Source: San Francisco Chronicle (CA)
Pubdate: Tue, 21 Apr 1998


IN A DISPLAY of political timidity the Clinton administration yesterday
refused federal funding for needle exchange programs, while conceding
exchanges reduce AIDS transmission and don't encourage illegal drug use.

``A meticulous scientific review has now proven that needle exchange
programs can reduce the transmission of HIV and save lives without losing
ground in the battle against illegal drugs,'' said Health and Human
Services Secretary Donna Shalala.

But even with that unequivocal endorsement, she said the federal government
will not pay to let drug addicts exchange used needles for clean ones. She
advised local communities to pay for their own needle exchange programs.

That was a craven bit of political double-talk from Shalala whose mission
is to protect the health of the nation, when she knows that nearly 40
percent of all AIDS cases reported in the United States have been linked to
illegal intravenous drug use.

And, according to her own department's statistics, 70 percent of HIV/AIDS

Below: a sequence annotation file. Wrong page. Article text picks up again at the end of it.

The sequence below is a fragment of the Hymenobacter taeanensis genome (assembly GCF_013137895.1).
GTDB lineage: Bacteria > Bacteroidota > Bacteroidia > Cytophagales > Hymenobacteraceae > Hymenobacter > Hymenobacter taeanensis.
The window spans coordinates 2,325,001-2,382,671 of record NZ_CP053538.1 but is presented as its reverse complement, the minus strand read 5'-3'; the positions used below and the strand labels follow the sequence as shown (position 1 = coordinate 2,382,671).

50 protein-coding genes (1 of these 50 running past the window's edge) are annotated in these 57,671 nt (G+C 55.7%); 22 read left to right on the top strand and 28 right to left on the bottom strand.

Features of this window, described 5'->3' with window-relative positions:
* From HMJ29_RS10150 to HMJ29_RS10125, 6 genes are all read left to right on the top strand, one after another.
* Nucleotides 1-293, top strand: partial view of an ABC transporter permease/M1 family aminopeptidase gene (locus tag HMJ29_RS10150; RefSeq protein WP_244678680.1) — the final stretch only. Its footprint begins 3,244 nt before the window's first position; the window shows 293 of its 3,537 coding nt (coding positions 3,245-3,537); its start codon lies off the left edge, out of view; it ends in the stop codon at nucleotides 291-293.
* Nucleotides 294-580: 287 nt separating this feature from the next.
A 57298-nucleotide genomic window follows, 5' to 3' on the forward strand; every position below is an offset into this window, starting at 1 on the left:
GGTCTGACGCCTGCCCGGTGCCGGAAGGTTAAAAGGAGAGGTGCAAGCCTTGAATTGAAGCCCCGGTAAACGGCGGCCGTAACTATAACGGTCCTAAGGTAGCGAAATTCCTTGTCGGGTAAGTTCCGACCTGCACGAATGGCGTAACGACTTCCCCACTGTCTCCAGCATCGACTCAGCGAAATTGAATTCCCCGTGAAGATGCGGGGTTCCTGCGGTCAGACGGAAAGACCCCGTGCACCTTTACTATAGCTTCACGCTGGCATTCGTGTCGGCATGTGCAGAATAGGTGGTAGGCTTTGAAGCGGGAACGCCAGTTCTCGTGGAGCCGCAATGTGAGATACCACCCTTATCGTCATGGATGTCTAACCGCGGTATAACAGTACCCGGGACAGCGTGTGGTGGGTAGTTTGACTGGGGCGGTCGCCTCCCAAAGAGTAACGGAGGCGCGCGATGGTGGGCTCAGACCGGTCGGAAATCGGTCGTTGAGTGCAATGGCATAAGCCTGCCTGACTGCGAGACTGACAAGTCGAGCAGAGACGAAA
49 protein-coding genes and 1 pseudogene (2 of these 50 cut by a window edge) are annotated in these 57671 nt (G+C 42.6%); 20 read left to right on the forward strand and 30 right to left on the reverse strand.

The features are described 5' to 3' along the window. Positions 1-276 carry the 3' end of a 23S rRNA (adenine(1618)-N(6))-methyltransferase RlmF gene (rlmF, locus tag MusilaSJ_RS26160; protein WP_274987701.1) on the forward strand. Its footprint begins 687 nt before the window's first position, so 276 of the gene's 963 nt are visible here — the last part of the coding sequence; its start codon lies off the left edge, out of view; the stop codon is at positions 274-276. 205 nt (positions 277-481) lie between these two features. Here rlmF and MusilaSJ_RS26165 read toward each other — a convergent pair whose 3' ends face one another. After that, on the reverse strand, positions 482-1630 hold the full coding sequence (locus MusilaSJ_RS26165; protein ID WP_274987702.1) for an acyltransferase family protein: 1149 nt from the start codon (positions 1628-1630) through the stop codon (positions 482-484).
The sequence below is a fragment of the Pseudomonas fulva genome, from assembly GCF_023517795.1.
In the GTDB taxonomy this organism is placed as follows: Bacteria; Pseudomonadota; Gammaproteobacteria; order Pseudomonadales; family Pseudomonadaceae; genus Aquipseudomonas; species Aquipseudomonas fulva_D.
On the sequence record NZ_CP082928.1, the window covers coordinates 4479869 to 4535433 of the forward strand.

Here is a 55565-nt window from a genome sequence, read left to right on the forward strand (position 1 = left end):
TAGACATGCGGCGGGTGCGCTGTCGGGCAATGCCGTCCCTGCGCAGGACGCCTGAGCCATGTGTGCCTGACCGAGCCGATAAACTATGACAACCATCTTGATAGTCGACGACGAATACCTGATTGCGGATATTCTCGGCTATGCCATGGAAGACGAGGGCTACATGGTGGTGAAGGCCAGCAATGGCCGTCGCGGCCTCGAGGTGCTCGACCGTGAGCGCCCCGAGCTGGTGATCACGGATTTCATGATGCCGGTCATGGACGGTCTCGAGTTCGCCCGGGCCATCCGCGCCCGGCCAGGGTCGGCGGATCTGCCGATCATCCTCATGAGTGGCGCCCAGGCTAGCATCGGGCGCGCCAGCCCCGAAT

infections among women of childbearing age are directly or indirectly
related to intravenous drug use and more than 75 percent of infected babies
had a parent who used needles. A Clinton administration official said the
decision not to fund the programs ias made by Shalala after consultation
with the White House.

Stunned AIDS activists asked how federal public health officials could say
needle exchanges work, but refuse to fund them.

``This is obviously immoral to say we know how to save lives but we are not
going to let federal funds be used for that purpose,'' said Dr. R. Scott
Hitt, chairman of the Presidential Advisory Commission on AIDS. ``Americans
should ask why,'' said Hitt, the administration's top AIDS advisor,
appointed by President Clinton.

By refusing to fund needle exchange programs that have proven to work in
nearly a hundred cities -- including San Francisco, Oakland and San Jose --
the Clinton administration has shamefully chosen political expedience over
human welfare.

)1998 San Francisco Chronicle